"Life is like riding a bicycle. To keep your balance you must keep moving"-Albert Einstein
2018 Colnago V2R Rim Brake
2014 Norco Threshold Disc Brake
2012 Time RXRS Ulteam Rim Brake
2008 Time VXR Rim Brake
2006 Ridley Crosswind Rim Brake

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C36
Posts: 555
Joined: Fri Mar 03, 2017 3:24 am

by C36

adilosnave wrote:Well now I'm scared!! How can you check for accuracy?
In industry, yearly calibration is a minimum and a quick internet search should allow you to find places to send for calibration, worse case a industrial hand tools dealers (mean real hand tools -Facom for example-, not the Mickey Mouse bike brands ;) ) either should be able to do or provide places to have it done.


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Last edited by C36 on Fri Nov 16, 2018 1:18 am, edited 1 time in total.

Bigger Gear
Posts: 442
Joined: Fri Mar 27, 2009 6:58 pm
Location: Wet coast, Canada

by Bigger Gear

I have a PRO torque wrench as well. I've used it quite a bit, but I also have the older Park beam-type that is for 2-8 N-m. I can use the Park to keep track of the PRO and I have found the PRO consistently is less torque applied for the set value. For example, 5 N-m on it is usually about 4.5-4.8 on the Park beam. Not sure if Park still makes the beam. Feedback has a new compact torque wrench that is also like a beam, in that it relies on a spring and can be zeroed by the user. These tools are not as elegant as a click-wrench but as long as the indicator points at zero with no load they are pretty accurate.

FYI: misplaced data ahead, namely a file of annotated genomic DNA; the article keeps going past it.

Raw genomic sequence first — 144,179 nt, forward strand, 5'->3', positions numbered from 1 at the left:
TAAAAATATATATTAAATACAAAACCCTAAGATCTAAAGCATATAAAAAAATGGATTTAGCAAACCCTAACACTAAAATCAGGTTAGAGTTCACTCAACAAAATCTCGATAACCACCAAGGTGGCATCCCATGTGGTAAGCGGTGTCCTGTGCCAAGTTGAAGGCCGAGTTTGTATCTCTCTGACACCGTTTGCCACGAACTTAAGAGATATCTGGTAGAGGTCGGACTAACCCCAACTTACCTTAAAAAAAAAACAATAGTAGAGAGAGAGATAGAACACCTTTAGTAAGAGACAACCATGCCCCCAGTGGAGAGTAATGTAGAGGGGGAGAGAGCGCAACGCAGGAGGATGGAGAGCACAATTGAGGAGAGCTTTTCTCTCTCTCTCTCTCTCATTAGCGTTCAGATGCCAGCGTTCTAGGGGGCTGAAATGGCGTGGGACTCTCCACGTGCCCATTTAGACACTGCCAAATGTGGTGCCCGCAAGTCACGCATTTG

Going forward for the OP, it is also a good idea to get a "feel" for torque and not rely 100% on the wrench. Between bicycles and motorcycles I've been pulling wrenches for more than 40 years and in general I only use the torque wrench for the final movement of the bolts. I can reliably tighten a M3 or M4 bolt to around 4.5 N-m just by using the same wrench and keeping my operation angle with my hand and arm consistent. I think it is good to be able to feel the torque, especially in the event where a click wrench could indeed have a random failure. When I'm using the PRO click wrench, I definitely don't have the same feel for the torque.

One of these days I'll break down and by the Effeto Mariposa but not just yet....

RocketRacing
Posts: 622
Joined: Thu May 10, 2018 2:43 am

by RocketRacing

Feel is key. I had a decient “feel” and my brain kept saying “gee, does it really need this much force?” My mistake was trusting the torque wrench for the final adjustment, and not my gut until it was too late. But i think mis-calibration creeps up on you... it is not as if one day it went 50% off spec. Or maybe it was always off... and i just got lucky till now. But i suspected it migrated over time.

RocketRacing
Posts: 622